This isn't an unprecedented scene.
Not in the slightest.
A senior forward with limited contributions before his final season on a Maryland basketball team with dubious NCAA tournament credentials playing better than most people thought he could as his college career comes to an end.
The poster child for such an arc is Dave Neal. Dino Gregory isn't doing a bad job duplicating it.
"Dave Neal did it, and that's the kind of guy I look toward at how he set up his senior year and got things done for his team," Gregory said. "He stepped up in a huge way and nobody believed in him. I think I can have a similar impact with this team."
It goes beyond the 14 points and 11 rebounds --- Gregory's second career double-double --- earned in Wednesday's 106-52 rout of Longwood. It has more to do with the drip-drip-drip of solid games the senior provided the Terrapins (16-8) since conference play resumed last night.
The string of points: 8-8-10-2-9-8-9-8-8-14.
The string of rebounds: 4-3-5-3-6-5-7-6-6-11.
It's not unfair to call Gregory an 8-and-6-a-night guy. Because in recent weeks, that's exactly what he is.
And it's immensely valuable for the Terps, who needed some sort of frontcourt complement to Jordan Williams --- a guy who could help while not necessarily interfering with what Williams does well.
Gregory's fit that role, in a more steady way than anyone realistically could have imagined.
"With Jordan getting all the double-doubles, he gets all the attention," coach Gary Williams said. "But the idea of that somebody's there to make a jump shot along the baseline, get up over the rim, be a factor defensively [helps]. And he's strong. Dino's up to about 225, 230. He's a strong player. It gives us a pretty strong front line. We try to take advantage of it."
Wednesday brought the best statistical night of Gregory's career. His 14 points matched a personal best, and his 11 rebounds nosed out his 10-rebound night against Illinois at Madison Square Garden. It was the game against the Illini that hinted Gregory had a chance to built up solid if not spectacular totals in counting stats --- an understandable knock against him early in his career.
That part developed this season. On a per-40-minute basis (a way to compare performances while taking out minutes per game as an element), Gregory averaged 8.48 points and 6.8 rebounds as a junior. Those numbers are up to 11.56 points and 8.3 rebounds this season.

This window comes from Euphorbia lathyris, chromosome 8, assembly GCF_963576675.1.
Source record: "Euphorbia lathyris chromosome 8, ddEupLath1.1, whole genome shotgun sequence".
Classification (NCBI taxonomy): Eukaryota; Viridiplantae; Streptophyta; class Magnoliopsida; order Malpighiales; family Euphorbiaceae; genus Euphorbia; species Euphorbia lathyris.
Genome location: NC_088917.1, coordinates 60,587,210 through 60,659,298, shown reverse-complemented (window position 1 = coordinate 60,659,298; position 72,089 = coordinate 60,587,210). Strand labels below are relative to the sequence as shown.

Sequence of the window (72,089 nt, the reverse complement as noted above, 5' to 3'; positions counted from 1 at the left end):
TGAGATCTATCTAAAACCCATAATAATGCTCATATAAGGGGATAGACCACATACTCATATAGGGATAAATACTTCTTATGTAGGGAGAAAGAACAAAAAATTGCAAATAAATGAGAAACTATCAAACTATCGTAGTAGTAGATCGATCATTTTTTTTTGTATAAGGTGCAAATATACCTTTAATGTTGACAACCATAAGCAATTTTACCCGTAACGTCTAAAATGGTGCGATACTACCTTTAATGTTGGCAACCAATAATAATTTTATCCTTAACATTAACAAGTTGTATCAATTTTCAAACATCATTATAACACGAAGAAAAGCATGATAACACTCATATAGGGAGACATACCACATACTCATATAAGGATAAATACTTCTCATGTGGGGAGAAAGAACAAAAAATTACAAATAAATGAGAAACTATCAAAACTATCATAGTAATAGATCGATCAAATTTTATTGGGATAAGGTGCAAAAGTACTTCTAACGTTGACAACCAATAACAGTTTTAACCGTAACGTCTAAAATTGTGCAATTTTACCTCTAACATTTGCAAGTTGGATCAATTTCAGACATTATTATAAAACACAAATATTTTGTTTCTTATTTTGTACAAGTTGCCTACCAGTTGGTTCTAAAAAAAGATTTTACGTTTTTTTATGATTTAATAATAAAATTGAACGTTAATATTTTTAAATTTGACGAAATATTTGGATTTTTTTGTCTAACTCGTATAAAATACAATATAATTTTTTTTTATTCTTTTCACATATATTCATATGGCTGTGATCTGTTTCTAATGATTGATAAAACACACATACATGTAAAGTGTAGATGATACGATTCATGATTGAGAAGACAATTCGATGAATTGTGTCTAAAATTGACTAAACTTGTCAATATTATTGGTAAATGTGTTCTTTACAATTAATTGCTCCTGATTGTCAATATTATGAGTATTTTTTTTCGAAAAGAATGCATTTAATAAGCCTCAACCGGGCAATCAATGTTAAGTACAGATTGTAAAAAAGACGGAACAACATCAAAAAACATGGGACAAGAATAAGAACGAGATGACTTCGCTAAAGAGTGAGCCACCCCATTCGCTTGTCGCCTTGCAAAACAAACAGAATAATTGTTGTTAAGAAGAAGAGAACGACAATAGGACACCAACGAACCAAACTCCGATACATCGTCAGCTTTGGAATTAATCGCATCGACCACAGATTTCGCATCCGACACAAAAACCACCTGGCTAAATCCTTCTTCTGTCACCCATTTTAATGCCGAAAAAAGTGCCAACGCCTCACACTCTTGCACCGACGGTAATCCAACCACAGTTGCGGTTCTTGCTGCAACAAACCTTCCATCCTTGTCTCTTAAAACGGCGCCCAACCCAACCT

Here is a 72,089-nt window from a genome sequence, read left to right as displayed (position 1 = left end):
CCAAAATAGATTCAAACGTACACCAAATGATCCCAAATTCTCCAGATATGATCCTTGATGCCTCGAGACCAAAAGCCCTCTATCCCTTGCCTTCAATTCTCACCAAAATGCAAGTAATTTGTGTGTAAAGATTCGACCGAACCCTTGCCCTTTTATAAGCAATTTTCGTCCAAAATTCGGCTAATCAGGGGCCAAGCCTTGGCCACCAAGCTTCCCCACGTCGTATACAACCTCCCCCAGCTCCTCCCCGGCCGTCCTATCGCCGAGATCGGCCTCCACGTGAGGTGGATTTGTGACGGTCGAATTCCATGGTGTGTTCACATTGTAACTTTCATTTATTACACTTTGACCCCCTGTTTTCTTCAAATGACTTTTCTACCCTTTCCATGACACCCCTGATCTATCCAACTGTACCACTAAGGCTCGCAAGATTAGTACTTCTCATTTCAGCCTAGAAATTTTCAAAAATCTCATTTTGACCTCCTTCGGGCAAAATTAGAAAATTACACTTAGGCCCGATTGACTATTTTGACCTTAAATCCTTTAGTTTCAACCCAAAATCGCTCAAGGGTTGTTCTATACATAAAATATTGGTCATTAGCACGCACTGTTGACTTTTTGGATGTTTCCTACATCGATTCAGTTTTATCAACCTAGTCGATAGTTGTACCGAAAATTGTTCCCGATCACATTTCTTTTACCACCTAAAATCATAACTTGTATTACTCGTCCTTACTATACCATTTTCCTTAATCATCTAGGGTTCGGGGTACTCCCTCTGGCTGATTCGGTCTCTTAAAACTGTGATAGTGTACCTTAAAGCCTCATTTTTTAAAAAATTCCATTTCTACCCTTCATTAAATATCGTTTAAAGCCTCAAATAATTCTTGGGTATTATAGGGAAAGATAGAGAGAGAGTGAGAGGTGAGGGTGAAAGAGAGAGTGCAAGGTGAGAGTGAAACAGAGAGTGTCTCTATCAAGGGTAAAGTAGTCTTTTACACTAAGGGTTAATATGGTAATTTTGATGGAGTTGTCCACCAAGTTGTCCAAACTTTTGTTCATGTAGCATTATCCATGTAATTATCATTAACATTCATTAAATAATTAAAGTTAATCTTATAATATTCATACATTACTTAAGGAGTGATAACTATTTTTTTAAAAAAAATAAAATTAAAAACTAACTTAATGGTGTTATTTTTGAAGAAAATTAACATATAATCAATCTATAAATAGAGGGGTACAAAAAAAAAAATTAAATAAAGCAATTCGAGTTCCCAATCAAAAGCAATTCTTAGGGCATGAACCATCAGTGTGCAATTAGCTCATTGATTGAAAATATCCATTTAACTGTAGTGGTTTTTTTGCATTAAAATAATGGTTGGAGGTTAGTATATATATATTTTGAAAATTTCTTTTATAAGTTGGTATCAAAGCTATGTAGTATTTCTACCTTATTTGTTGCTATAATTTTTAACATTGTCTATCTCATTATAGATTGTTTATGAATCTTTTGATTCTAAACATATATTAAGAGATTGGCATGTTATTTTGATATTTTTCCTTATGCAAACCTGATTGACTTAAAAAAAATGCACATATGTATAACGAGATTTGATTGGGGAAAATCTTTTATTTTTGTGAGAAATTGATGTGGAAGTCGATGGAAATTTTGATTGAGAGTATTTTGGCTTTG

Plus, thanks to a more effective mid-range jumper, Gregory is shooting 50.9 percent, up from 41.2 percent a season ago.
"I really haven't seen Dino miss that many shots since I've been here," freshman Terrell Stoglin said. "I don't know how much he's improved his shot, but I know this year he's been very consistent."
Wednesday's enduring lesson, if there is one, might be Gregory's willingness to step into a void if Jordan Williams is relegated to the bench for some reason or another. The Lancers weren't successful at much in the first half, but they did manage to draw three fouls from Maryland's star and force the Terps' supporting cast to beat them.
Gregory, who had 10 points and eight rebounds at the break, was up to the task.
"Today, he had a double-double, and we need that every day," freshman Hauk Palsson said. "We need rebounding. He's one of the leaders on this team. He tells us to go hard in the huddles, where people can't see. It's always good to have one who is always consistent."
It is Gregory's calling card. While Maryland plays a nightly game of figuring out which backcourt pieces will contribute the most, the Terps have a decent idea what they'll receive from the starters in the post.
Jordan Williams will seize the spotlight as he produces double-double after double-double. Gregory, though, is doing his best Dave Neal impersonation, with 14-foot jumpers in place of 3-pointers. If Maryland can push its way into the NCAA tournament, it's a contribution worthy of its share of attention.
"I think I've been playing all right," Gregory said. "I can play better than I have been playing and can get better with the rebounds, but for the most part it's going good."